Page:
The Supreme Court recently refused enforcement of a foreign award on the basis that it was contrary to the fundamental public policy of India. Although a recent decision, the dispute arose almost 40 years ago and thus pertains to an era which preceded the amendment of the Arbitration and Conciliation Act. In its decision, the court analysed the concept of public policy and the difference between contingent contracts and frustration as a principle for voidability of contracts under the Contract Act.
If the parties to a contract fail to choose the applicable law, the task trickles down to the arbitral tribunal. This will be one of the first tasks required of an arbitral tribunal, as adjudication of a dispute is not possible until the applicable law has been determined. Further, the application of an incorrect law is a ground for setting aside an arbitral award. This article examines the role of an arbitral tribunal in determining the applicable law in arbitration proceedings.
The concepts of 'seat' and 'venue' in the context of arbitration law have been the subject of numerous landmark rulings in India. However, the test for distinguishing between these two concepts has yet to be settled under Indian law. In order to avoid confusion, inconvenience or conflicting decisions in the future, this issue must be referred to a larger bench of the Supreme Court as soon as possible for its final word on the matter.
The division bench of the Bombay High Court recently confirmed the legal position and the tests for determining whether a partial final award may be interpreted as an arbitral award under the Arbitration and Conciliation Act. In so doing, it also clarified the position on the limitation period for challenging such an award.
Following the passing of amendments in 2015, the Arbitration and Conciliation Act specifically provides that arbitral tribunal orders which are passed under Section 17 of the act will be enforceable under the Code of Civil Procedure as if they were a court order. However, a party can take advantage of Section 17 only when the arbitration is seated in India, which raises questions as to the enforceability of interim measures granted by arbitral tribunals which are situated outside India.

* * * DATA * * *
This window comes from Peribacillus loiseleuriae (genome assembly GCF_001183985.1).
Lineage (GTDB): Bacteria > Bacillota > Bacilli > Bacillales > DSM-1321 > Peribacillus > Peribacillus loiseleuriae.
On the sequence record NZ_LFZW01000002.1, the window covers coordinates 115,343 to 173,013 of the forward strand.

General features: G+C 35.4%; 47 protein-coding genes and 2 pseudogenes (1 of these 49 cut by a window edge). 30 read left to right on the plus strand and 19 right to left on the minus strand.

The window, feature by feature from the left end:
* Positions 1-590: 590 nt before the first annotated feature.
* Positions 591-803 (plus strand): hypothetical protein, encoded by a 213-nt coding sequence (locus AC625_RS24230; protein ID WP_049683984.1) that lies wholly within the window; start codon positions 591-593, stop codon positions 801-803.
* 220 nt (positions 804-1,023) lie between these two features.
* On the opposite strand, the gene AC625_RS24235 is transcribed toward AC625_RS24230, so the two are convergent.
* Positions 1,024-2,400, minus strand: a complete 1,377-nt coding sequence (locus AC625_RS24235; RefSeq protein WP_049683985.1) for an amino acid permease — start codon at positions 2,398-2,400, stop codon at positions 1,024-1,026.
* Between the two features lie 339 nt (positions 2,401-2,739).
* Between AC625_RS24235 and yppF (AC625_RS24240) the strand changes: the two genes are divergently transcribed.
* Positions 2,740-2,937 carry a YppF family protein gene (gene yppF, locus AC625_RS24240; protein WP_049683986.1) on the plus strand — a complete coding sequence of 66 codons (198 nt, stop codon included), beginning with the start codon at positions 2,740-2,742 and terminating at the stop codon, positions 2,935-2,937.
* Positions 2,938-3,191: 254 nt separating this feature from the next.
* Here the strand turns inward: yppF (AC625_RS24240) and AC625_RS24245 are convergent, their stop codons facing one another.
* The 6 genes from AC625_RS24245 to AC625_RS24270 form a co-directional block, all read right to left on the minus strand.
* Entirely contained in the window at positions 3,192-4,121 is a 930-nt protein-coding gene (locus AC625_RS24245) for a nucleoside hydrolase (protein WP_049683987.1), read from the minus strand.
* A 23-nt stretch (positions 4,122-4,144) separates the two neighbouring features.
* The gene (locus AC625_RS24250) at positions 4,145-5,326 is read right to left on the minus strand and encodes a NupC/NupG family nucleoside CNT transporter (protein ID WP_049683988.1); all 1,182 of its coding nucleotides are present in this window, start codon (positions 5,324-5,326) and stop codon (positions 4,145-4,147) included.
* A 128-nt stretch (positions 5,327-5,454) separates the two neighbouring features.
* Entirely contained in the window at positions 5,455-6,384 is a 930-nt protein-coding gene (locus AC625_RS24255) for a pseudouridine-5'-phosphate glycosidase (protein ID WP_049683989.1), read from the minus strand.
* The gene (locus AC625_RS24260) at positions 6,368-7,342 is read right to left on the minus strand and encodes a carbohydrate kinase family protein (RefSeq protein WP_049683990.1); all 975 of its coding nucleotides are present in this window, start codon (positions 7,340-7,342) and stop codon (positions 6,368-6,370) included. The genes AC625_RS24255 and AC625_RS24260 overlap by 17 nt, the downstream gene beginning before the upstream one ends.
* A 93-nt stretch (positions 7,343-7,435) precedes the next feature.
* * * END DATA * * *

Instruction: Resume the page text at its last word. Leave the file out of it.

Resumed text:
On the back of its new electoral mandate, the Modi Sarkar 2.0 government recently presented its first budget. The budget focuses primarily on infrastructure spending and boosting investment from private and foreign investors, with the government forecasting that the Indian economy will grow to $5 trillion by 2025. Following the budget announcement, a slew of reforms and policies are expected in the coming months. This article highlights some of the key capital market-related amendments.
The Competition Commission of India (CCI) recently imposed a Rs80,185 fine on the Jalgaon District Medicine Dealers Association for collecting product information service (PIS) charges from pharma product manufacturers, thereby restricting medicine supplies in the market. Although this order is one in a series imposed by the CCI on chemist and druggist associations, it is the first to impose fines solely for the collection of PIS charges.
In April 2019 the Delhi High Court disposed of 12 writ petitions filed by 10 car manufacturers and India's largest music label and movie studio. The writ petitions had challenged the main provisions of the Competition Act 2002 and were filed against a common order passed by the Competition Commission of India, which had found that 14 car manufacturers had been dominant in their respective markets and abused this dominance by preventing the establishment of an aftermarket in India.
On 15 January 2019 the Supreme Court allowed the Competition Commission of India's (CCI's) appeal against a Delhi High Court order which had prohibited the CCI director general from acting on the evidence seized during a dawn raid of 19 September 2014. The dawn raid in question was the first to be conducted by the director general and formed part of the investigation into JCB India Limited's alleged abuse of its dominant position.
The Competition Commission of India (CCI) has dismissed allegations of resale price maintenance against Kaff Appliances (India) Pvt Ltd under Section 26(6) of the Competition Act 2002. The CCI noted that it could not conclusively establish that the evidence (ie, an email, a caution notice and a legal notice) had been used as instruments to impose a resale price maintenance on the informant. Further, the presence of many competing dealers suggested a fair degree of intra-brand competition.
In January 2019 the Competition Commission of India imposed a penalty of Rs85,01,364 on Godrej & Boyce Manufacturing Co Ltd for its role in a bilateral ancillary cartel, which violated Section 3(3) read with Section 3(1) of the Competition Act. Godrej's role in the cartel had been revealed via a leniency application filed by Panasonic Corporation, Japan on behalf of itself and its Indian subsidiary.